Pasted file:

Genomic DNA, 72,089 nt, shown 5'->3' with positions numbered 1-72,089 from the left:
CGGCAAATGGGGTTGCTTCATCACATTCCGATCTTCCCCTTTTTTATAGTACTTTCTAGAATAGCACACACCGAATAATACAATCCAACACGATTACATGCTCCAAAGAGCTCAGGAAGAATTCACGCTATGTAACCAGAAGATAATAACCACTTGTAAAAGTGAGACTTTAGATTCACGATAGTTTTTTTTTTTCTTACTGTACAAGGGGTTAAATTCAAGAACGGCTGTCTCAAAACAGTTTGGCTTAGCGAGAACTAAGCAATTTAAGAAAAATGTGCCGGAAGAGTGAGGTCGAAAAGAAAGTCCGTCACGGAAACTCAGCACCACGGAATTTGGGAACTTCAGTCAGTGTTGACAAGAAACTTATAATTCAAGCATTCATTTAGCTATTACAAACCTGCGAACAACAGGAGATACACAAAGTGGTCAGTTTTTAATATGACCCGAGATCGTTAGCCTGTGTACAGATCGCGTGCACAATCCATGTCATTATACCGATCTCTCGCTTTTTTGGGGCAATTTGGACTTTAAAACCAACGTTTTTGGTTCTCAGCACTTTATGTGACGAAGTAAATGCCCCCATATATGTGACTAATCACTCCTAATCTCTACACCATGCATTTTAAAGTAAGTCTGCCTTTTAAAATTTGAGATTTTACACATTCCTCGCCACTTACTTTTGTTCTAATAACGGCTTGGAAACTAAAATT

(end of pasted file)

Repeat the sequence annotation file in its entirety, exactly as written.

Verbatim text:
Genomic DNA, 72,089 nt, shown 5'->3' with positions numbered 1-72,089 from the left:
CGGCAAATGGGGTTGCTTCATCACATTCCGATCTTCCCCTTTTTTATAGTACTTTCTAGAATAGCACACACCGAATAATACAATCCAACACGATTACATGCTCCAAAGAGCTCAGGAAGAATTCACGCTATGTAACCAGAAGATAATAACCACTTGTAAAAGTGAGACTTTAGATTCACGATAGTTTTTTTTTTTCTTACTGTACAAGGGGTTAAATTCAAGAACGGCTGTCTCAAAACAGTTTGGCTTAGCGAGAACTAAGCAATTTAAGAAAAATGTGCCGGAAGAGTGAGGTCGAAAAGAAAGTCCGTCACGGAAACTCAGCACCACGGAATTTGGGAACTTCAGTCAGTGTTGACAAGAAACTTATAATTCAAGCATTCATTTAGCTATTACAAACCTGCGAACAACAGGAGATACACAAAGTGGTCAGTTTTTAATATGACCCGAGATCGTTAGCCTGTGTACAGATCGCGTGCACAATCCATGTCATTATACCGATCTCTCGCTTTTTTGGGGCAATTTGGACTTTAAAACCAACGTTTTTGGTTCTCAGCACTTTATGTGACGAAGTAAATGCCCCCATATATGTGACTAATCACTCCTAATCTCTACACCATGCATTTTAAAGTAAGTCTGCCTTTTAAAATTTGAGATTTTACACATTCCTCGCCACTTACTTTTGTTCTAATAACGGCTTGGAAACTAAAATT